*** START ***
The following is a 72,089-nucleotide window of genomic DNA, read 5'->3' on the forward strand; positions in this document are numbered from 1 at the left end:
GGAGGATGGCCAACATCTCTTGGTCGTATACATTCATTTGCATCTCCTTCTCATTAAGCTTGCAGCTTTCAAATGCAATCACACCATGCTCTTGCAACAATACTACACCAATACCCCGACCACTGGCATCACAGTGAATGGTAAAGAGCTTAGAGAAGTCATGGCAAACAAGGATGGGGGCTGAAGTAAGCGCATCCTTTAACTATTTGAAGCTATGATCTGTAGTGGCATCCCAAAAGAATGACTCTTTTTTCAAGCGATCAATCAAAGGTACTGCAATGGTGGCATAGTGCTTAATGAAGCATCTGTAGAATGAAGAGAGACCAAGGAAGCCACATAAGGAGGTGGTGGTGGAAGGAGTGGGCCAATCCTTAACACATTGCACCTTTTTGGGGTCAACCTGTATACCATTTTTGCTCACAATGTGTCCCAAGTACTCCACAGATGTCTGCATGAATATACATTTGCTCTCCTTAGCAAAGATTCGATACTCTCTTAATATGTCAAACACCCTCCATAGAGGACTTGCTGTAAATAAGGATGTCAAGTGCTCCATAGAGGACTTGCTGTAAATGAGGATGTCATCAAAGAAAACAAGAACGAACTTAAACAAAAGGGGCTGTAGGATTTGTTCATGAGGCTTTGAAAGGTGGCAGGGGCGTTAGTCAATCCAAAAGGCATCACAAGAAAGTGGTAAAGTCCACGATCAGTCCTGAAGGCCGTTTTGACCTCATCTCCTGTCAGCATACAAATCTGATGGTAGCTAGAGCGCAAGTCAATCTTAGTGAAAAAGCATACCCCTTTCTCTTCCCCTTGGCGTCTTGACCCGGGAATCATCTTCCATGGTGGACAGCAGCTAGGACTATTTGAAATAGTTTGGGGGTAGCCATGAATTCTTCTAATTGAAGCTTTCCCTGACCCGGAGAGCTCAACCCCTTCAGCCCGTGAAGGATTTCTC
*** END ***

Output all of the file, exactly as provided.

The following is a 72,089-nucleotide window of genomic DNA, read 5'->3' on the forward strand; positions in this document are numbered from 1 at the left end:
GGAGGATGGCCAACATCTCTTGGTCGTATACATTCATTTGCATCTCCTTCTCATTAAGCTTGCAGCTTTCAAATGCAATCACACCATGCTCTTGCAACAATACTACACCAATACCCCGACCACTGGCATCACAGTGAATGGTAAAGAGCTTAGAGAAGTCATGGCAAACAAGGATGGGGGCTGAAGTAAGCGCATCCTTTAACTATTTGAAGCTATGATCTGTAGTGGCATCCCAAAAGAATGACTCTTTTTTCAAGCGATCAATCAAAGGTACTGCAATGGTGGCATAGTGCTTAATGAAGCATCTGTAGAATGAAGAGAGACCAAGGAAGCCACATAAGGAGGTGGTGGTGGAAGGAGTGGGCCAATCCTTAACACATTGCACCTTTTTGGGGTCAACCTGTATACCATTTTTGCTCACAATGTGTCCCAAGTACTCCACAGATGTCTGCATGAATATACATTTGCTCTCCTTAGCAAAGATTCGATACTCTCTTAATATGTCAAACACCCTCCATAGAGGACTTGCTGTAAATAAGGATGTCAAGTGCTCCATAGAGGACTTGCTGTAAATGAGGATGTCATCAAAGAAAACAAGAACGAACTTAAACAAAAGGGGCTGTAGGATTTGTTCATGAGGCTTTGAAAGGTGGCAGGGGCGTTAGTCAATCCAAAAGGCATCACAAGAAAGTGGTAAAGTCCACGATCAGTCCTGAAGGCCGTTTTGACCTCATCTCCTGTCAGCATACAAATCTGATGGTAGCTAGAGCGCAAGTCAATCTTAGTGAAAAAGCATACCCCTTTCTCTTCCCCTTGGCGTCTTGACCCGGGAATCATCTTCCATGGTGGACAGCAGCTAGGACTATTTGAAATAGTTTGGGGGTAGCCATGAATTCTTCTAATTGAAGCTTTCCCTGACCCGGAGAGCTCAACCCCTTCAGCCCGTGAAGGATTTCTC